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Too Little Shock, Not Enough Awe

March 30, 2003|William M. Arkin | William M. Arkin is a military affairs analyst who writes regularly for Opinion. E-mail:

NEW YORK — As President Bush flew off to Florida on Wednesday to rally the troops, White House spokesman Ari Fleischer told reporters the president intended to say: "Our progress is ahead of schedule, yet this war is far from over." By the time the president addressed his Tampa audience, the phrase "ahead of schedule" had been dropped from the speech.

But is the war in Iraq behind schedule? And is it going according to plan? It all depends on which schedule and which plan you mean.

From the start, the Pentagon favored an unconventional war plan. This plan assumed that a precision air campaign of "shock and awe," aided by special operations and psychological warfare, would shake the regime out of power, provoking a near-bloodless unraveling of Baath rule and thus averting the need for warfare in Baghdad and for massive destruction in the nation's heartland.

Plan A has not achieved what military planners had hoped. Partly, that is a testament to Saddam Hussein's resilience. He has spent the last 23 years outlasting wars, coups, purges and assassination attempts; it should not have been surprising he would put up a good fight.

But Plan A's failure is also one of American overconfidence. With all the talk of shock and awe, and the widely held American belief that Hussein was an unpopular weakling, the administration became enamored of a strategy likely to fail. In the weeks leading up to the campaign, Air Force planners say, hundreds of targets were rejected for fear of civilian casualties. Indeed, at the time this article went to press, after 10 days of war, water and electricity were still flowing in Baghdad. But this was not just an act of mercy: At the highest levels of the administration, officials believed the regime was near collapse and that a truly punishing bombing campaign would be overkill.

If all goes well from here on, these punches pulled to lessen Iraqi civilian hardships will seem brilliant. But the surgical bombing didn't do much to increase the odds of Plan A's success: In the end, it's hard to generate much awe if you're not willing to supply meaningful shock to your enemy.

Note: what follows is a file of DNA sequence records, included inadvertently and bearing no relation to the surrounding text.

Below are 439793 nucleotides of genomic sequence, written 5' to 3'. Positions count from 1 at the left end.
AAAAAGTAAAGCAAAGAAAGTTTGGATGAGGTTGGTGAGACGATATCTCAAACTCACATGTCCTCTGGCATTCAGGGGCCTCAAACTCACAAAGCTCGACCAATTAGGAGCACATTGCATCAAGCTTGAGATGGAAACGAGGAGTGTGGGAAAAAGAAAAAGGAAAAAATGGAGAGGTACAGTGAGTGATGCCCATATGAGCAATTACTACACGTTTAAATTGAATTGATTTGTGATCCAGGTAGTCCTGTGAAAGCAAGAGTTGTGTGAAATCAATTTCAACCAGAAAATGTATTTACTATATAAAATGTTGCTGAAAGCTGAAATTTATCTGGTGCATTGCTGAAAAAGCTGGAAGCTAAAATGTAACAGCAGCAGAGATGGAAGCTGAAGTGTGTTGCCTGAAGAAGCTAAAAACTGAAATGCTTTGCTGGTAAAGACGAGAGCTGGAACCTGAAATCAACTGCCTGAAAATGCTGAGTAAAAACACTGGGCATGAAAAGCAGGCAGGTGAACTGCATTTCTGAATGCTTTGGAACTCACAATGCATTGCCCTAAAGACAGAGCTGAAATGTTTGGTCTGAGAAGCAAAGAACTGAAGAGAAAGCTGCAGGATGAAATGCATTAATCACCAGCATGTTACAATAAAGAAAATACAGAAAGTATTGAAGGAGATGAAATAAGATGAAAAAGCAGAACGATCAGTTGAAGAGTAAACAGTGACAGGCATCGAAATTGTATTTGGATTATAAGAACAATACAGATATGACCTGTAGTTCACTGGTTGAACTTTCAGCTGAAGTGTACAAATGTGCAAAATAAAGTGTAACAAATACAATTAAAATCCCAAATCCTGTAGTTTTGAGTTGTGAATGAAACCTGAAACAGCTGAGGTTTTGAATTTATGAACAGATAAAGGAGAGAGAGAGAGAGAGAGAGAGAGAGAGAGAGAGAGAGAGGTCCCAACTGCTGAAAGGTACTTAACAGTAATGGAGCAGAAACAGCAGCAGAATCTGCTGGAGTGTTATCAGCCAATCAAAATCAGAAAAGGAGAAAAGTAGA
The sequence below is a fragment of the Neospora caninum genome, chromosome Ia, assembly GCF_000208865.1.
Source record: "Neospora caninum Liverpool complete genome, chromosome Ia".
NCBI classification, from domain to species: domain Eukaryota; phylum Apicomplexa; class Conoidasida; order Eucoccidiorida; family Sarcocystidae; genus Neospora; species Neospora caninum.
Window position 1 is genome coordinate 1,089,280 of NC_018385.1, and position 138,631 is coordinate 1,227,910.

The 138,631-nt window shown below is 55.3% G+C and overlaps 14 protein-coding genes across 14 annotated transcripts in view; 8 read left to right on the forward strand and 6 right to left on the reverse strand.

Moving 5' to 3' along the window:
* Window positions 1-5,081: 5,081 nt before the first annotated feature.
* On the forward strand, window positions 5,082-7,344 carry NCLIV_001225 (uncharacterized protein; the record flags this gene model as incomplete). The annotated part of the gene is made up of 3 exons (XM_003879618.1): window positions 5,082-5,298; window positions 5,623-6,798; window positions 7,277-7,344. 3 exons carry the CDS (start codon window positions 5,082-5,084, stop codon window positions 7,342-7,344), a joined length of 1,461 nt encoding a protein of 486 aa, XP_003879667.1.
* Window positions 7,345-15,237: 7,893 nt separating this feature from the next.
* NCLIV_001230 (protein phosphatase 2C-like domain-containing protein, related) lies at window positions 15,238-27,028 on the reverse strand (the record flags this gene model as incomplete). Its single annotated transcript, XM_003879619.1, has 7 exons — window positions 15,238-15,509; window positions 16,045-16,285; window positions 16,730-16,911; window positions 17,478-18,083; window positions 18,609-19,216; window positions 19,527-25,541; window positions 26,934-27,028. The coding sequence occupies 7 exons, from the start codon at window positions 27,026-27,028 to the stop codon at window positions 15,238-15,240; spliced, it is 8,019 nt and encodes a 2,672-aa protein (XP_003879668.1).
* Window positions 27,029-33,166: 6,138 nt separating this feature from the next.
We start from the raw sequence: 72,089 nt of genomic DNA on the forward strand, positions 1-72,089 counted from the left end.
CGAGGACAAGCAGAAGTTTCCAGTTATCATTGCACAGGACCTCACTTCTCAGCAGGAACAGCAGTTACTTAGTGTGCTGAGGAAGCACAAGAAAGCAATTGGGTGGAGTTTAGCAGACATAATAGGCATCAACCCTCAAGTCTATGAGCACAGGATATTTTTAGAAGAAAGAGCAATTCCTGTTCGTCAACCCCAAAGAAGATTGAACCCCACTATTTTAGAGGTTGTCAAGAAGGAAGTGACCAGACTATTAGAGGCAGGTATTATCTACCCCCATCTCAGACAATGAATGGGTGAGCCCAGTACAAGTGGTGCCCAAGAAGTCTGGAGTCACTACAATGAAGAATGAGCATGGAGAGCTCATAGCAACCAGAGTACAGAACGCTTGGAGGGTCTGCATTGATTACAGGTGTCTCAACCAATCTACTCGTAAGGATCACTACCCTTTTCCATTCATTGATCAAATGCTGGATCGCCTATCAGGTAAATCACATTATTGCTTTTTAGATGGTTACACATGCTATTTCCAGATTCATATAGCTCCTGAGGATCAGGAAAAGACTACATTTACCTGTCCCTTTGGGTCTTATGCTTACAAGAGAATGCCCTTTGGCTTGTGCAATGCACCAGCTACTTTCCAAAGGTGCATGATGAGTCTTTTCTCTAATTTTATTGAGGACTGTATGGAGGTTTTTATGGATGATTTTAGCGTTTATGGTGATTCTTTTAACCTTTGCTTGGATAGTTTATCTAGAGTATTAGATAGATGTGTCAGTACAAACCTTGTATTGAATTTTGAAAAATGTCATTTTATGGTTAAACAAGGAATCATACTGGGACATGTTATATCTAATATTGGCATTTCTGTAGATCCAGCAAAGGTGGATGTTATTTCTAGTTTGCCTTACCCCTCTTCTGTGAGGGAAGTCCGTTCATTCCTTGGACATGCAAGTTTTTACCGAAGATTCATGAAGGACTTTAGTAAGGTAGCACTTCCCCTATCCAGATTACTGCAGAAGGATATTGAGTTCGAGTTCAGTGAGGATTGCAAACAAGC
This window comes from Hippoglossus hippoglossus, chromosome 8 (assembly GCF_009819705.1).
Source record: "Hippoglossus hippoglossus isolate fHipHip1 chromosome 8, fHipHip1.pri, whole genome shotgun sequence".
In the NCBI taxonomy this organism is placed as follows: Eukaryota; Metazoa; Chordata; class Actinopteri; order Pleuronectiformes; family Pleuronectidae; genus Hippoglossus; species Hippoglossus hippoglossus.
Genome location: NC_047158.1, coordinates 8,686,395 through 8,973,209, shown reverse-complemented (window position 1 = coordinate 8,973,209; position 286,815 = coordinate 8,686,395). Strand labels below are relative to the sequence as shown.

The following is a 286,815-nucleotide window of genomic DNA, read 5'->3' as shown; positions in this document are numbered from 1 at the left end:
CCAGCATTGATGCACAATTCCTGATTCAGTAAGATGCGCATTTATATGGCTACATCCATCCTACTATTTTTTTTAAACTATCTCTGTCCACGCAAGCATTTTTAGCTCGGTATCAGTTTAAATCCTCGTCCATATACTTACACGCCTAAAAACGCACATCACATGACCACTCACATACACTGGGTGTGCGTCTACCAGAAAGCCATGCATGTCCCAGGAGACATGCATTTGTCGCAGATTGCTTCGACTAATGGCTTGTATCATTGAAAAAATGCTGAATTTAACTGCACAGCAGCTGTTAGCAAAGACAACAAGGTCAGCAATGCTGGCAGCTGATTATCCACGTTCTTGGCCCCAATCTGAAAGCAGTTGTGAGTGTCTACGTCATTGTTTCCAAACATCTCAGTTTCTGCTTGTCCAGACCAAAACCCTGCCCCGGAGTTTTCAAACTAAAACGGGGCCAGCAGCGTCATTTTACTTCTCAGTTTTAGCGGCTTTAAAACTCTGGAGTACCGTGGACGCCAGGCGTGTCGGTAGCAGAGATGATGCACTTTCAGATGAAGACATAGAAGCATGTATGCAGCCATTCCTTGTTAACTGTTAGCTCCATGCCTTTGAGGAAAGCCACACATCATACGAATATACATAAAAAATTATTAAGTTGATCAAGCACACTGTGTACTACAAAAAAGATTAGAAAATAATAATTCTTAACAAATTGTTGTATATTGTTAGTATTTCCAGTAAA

So now we move on to Plan B, a much more conventional war, and one that's proceeding just about as well as could be expected. In less than two weeks, more than 90,000 coalition troops have moved into Iraqi territory. Three fronts, in the north, south and west, have been opened, and in less than a week the forward-most troops pulled up outside of Baghdad.

Planners admit they were unprepared for the ferocity of Fedayeen fighters in the south. But they should not be surprised at being surprised. An Iraqi military that was soundly defeated by air power and conventional battle in the 1991 Gulf War was bound to make adjustments to how it fights the U.S., and it has. The Iraqis have turned to guerrilla warfare, clothing irregular fighters in civilian garb and hugging urban enclaves as if they were jungles. They are breaking the "rules" of organized warfare.

Still, Baghdad is surrounded, cut off from the outside world. In the first week of intense warfare, some 7,000 bombs and missiles were dropped by the coalition. More weapons have landed in and around Baghdad than in the entire 43-day Gulf War. Eighty percent of all weapons expended have been precision-guided, and most have hit their targets.

So why are many Americans becoming convinced that the war is bogging down? In part it's because American war planners have never clearly explained their strategy to the American public. Of course no one would expect them to discuss the kind of strategic details that would aid Iraq. But they have never, even in broad strokes, provided a timetable or discussed contingencies. "We have to preserve the security of the operation," Brig. Gen. Vincent Brooks said Wednesday in Qatar. "That's our first priority, and we are going to do that." Even, it seems, at the cost of some public support for the war.

Nonetheless, it is possible to piece together a pretty good picture: Special operations and simultaneous air and ground operations were intended to cut Baghdad off. The rapid ground move into Iraq was to demonstrate to the Iraqi people and their army that this time the U.S. was serious, that this would not be a war fought only from the air. U.S. intelligence believed that Iraq had drawn a red line around the approaches to the capital, a line that once crossed could trigger the launch of chemical or biological weapons. So the plan was never to rush into Baghdad, but rather to pull up at a safe distance outside the city and weaken its defenses while air and special operations forces continued to attack military and security operations and moved to disable any artillery batteries and missiles capable of delivering chemical weapons.

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